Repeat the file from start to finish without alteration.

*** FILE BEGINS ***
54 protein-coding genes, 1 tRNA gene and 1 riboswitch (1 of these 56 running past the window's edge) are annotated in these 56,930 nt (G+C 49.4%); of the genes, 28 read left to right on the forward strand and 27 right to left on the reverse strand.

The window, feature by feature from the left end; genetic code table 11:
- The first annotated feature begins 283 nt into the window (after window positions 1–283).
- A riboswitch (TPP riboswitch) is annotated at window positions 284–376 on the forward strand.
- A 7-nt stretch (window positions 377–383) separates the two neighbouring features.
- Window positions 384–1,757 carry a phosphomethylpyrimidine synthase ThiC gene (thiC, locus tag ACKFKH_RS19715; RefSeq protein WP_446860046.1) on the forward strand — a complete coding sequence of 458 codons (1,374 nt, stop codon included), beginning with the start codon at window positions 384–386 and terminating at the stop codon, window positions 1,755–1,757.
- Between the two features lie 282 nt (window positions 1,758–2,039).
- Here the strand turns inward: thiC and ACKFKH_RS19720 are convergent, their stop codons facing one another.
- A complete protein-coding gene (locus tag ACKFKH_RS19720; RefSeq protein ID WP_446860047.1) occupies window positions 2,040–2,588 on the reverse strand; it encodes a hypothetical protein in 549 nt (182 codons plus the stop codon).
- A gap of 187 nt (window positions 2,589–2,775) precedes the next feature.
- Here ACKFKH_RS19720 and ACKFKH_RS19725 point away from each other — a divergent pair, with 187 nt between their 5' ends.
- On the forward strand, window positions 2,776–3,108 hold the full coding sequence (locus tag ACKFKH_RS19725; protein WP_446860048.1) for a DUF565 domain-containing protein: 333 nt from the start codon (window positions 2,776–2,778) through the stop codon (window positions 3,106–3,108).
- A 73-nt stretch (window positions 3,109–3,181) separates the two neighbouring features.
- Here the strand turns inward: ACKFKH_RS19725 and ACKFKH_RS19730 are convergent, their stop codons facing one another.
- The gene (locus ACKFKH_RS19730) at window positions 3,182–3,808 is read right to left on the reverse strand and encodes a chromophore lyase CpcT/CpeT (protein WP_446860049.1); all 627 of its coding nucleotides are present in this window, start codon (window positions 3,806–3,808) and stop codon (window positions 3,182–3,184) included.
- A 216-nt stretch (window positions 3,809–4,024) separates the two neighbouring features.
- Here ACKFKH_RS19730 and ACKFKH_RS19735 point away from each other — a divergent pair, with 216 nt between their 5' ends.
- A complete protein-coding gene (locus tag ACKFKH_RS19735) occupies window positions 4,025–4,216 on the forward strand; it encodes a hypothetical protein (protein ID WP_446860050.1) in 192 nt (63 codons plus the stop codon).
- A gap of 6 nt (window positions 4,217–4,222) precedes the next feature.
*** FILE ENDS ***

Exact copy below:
54 protein-coding genes, 1 tRNA gene and 1 riboswitch (1 of these 56 running past the window's edge) are annotated in these 56,930 nt (G+C 49.4%); of the genes, 28 read left to right on the forward strand and 27 right to left on the reverse strand.

The window, feature by feature from the left end; genetic code table 11:
- The first annotated feature begins 283 nt into the window (after window positions 1–283).
- A riboswitch (TPP riboswitch) is annotated at window positions 284–376 on the forward strand.
- A 7-nt stretch (window positions 377–383) separates the two neighbouring features.
- Window positions 384–1,757 carry a phosphomethylpyrimidine synthase ThiC gene (thiC, locus tag ACKFKH_RS19715; RefSeq protein WP_446860046.1) on the forward strand — a complete coding sequence of 458 codons (1,374 nt, stop codon included), beginning with the start codon at window positions 384–386 and terminating at the stop codon, window positions 1,755–1,757.
- Between the two features lie 282 nt (window positions 1,758–2,039).
- Here the strand turns inward: thiC and ACKFKH_RS19720 are convergent, their stop codons facing one another.
- A complete protein-coding gene (locus tag ACKFKH_RS19720; RefSeq protein ID WP_446860047.1) occupies window positions 2,040–2,588 on the reverse strand; it encodes a hypothetical protein in 549 nt (182 codons plus the stop codon).
- A gap of 187 nt (window positions 2,589–2,775) precedes the next feature.
- Here ACKFKH_RS19720 and ACKFKH_RS19725 point away from each other — a divergent pair, with 187 nt between their 5' ends.
- On the forward strand, window positions 2,776–3,108 hold the full coding sequence (locus tag ACKFKH_RS19725; protein WP_446860048.1) for a DUF565 domain-containing protein: 333 nt from the start codon (window positions 2,776–2,778) through the stop codon (window positions 3,106–3,108).
- A 73-nt stretch (window positions 3,109–3,181) separates the two neighbouring features.
- Here the strand turns inward: ACKFKH_RS19725 and ACKFKH_RS19730 are convergent, their stop codons facing one another.
- The gene (locus ACKFKH_RS19730) at window positions 3,182–3,808 is read right to left on the reverse strand and encodes a chromophore lyase CpcT/CpeT (protein WP_446860049.1); all 627 of its coding nucleotides are present in this window, start codon (window positions 3,806–3,808) and stop codon (window positions 3,182–3,184) included.
- A 216-nt stretch (window positions 3,809–4,024) separates the two neighbouring features.
- Here ACKFKH_RS19730 and ACKFKH_RS19735 point away from each other — a divergent pair, with 216 nt between their 5' ends.
- A complete protein-coding gene (locus tag ACKFKH_RS19735) occupies window positions 4,025–4,216 on the forward strand; it encodes a hypothetical protein (protein ID WP_446860050.1) in 192 nt (63 codons plus the stop codon).
- A gap of 6 nt (window positions 4,217–4,222) precedes the next feature.